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authormg <>2008-11-07 11:57:46 +0000
committermg <>2008-11-07 11:57:46 +0000
commit2c5a5e969f26e37d0b3555eedbb874f1ad85a1a6 (patch)
tree6871151947663f3637663c18f02480f730f8679e
parent828c32de3d1f3f6a66426b703b5c5f0a0da1aea5 (diff)
Documentation for the time/offset feature.
Appied patch from Chris Beaven.
-rw-r--r--README.txt27
1 files changed, 16 insertions, 11 deletions
diff --git a/README.txt b/README.txt
index 9c56f01..e2ef8dc 100644
--- a/README.txt
+++ b/README.txt
@@ -47,17 +47,22 @@ Report. A mail program (Mutt in a terminal, unless you have changed it in
~/.gtimelog/gtimelogrc) will be started with all the activities listed in it.
My Mutt configuration lets me edit the report before sending it.
-If you make a mistake and type in the wrong activity name, or just forget to
-enter an activity, don't worry. GTimeLog stores the time log in a simple plain
-text file ~/.gtimelog/timelog.txt. Every line contains a timestamp and the
-name of the activity that was finished at the time. All other lines are
-ignored, so you can add comments if you want to -- just make sure no comment
-begins with a timestamp. You do not have to worry about GTimeLog overwriting
-your changes -- GTimeLog always appends entries at the end of the file, and
-does not keep the log file open all the time. You do have to worry about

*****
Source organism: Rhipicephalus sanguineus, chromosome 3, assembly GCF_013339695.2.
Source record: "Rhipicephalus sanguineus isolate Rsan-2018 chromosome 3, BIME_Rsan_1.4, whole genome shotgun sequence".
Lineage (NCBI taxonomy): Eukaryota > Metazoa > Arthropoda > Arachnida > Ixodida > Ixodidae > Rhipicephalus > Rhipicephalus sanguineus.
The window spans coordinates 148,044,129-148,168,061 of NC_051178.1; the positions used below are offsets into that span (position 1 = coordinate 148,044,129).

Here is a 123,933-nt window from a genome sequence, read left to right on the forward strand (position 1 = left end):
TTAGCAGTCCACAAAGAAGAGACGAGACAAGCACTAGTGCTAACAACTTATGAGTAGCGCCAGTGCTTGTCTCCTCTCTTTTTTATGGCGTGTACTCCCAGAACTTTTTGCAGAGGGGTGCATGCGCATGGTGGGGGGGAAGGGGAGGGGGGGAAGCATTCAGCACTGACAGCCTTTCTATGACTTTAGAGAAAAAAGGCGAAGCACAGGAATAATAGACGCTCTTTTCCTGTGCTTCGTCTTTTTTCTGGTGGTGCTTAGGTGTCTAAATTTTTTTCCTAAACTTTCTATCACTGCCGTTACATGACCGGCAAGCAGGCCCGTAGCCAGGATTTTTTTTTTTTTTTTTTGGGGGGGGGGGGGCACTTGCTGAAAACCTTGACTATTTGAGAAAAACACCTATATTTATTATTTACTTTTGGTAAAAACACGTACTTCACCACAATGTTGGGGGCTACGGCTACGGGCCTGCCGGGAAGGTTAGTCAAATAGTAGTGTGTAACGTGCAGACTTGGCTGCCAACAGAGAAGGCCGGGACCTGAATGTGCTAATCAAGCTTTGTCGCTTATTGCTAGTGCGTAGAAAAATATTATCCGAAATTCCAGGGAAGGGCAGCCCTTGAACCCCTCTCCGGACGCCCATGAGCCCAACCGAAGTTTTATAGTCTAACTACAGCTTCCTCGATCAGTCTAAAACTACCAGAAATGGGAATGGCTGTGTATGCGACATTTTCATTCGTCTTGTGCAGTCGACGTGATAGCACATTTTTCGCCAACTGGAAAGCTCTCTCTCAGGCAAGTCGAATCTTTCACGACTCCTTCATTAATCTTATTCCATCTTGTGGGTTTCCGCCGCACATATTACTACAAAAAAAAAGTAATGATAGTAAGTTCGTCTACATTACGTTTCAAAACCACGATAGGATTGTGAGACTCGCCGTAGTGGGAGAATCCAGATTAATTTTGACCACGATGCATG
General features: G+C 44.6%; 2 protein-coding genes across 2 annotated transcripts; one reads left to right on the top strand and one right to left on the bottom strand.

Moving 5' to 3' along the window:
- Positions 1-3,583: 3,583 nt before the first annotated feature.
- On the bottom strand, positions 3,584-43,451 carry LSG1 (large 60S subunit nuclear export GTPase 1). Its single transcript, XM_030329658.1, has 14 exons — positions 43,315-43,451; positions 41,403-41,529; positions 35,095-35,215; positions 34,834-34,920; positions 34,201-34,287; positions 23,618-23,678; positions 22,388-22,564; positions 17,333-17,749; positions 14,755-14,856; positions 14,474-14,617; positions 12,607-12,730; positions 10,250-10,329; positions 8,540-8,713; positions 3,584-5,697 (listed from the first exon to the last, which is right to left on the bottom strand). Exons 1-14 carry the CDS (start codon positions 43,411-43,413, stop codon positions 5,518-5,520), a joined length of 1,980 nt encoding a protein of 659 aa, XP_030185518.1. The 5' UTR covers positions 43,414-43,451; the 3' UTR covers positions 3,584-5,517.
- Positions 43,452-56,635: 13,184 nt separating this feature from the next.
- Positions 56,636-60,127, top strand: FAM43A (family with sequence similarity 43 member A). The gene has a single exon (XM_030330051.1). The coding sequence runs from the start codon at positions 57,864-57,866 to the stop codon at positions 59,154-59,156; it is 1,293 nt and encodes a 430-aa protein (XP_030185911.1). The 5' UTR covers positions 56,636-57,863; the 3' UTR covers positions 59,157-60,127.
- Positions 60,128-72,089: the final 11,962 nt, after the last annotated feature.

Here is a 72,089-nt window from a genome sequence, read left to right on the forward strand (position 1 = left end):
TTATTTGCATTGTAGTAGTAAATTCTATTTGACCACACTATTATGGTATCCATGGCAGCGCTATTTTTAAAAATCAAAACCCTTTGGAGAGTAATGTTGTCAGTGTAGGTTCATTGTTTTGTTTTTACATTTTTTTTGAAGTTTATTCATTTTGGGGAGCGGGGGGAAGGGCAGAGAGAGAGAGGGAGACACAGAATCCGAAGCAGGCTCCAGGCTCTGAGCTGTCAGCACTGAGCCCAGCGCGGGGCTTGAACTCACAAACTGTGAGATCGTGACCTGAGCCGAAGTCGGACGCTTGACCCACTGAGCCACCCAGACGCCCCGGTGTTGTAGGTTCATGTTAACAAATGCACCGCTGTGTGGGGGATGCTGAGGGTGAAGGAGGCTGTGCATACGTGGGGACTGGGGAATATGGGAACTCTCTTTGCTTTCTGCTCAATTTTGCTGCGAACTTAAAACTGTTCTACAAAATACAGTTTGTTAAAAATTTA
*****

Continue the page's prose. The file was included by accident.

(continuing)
-overwriting changes made by GTimeLog with your editor -- make sure you do not
-enter any activities in GTimeLog while you have timelog.txt open in a text
-editor.
+If you forget to enter an activity, you can start your activity with a 24h
+time ("09:30 morning meeting") or a minute-offset ("-10 morning meeting").
+Note that the new activity must still be after the last entered event. The
+time/offset will be removed from the description of the activity before it's
+entered.
+
+If you make a mistake and type in the wrong activity name, don't worry.
+GTimeLog stores the time log in a simple plain text file
+~/.gtimelog/timelog.txt. Every line contains a timestamp and the name of the
+activity that was finished at the time. All other lines are ignored, so you
+can add comments if you want to -- just make sure no comment begins with a
+timestamp. You do not have to worry about GTimeLog overwriting your changes
+-- GTimeLog always appends entries at the end of the file, and does not keep
+the log file open all the time. You do have to worry about overwriting
+changes made by GTimeLog with your editor -- make sure you do not enter any
+activities in GTimeLog while you have timelog.txt open in a text editor.
If you want a more visual idea of how you spend your time you can export the
"Work/Slacking stats" to a spreadsheet and graph them. You get 4 values per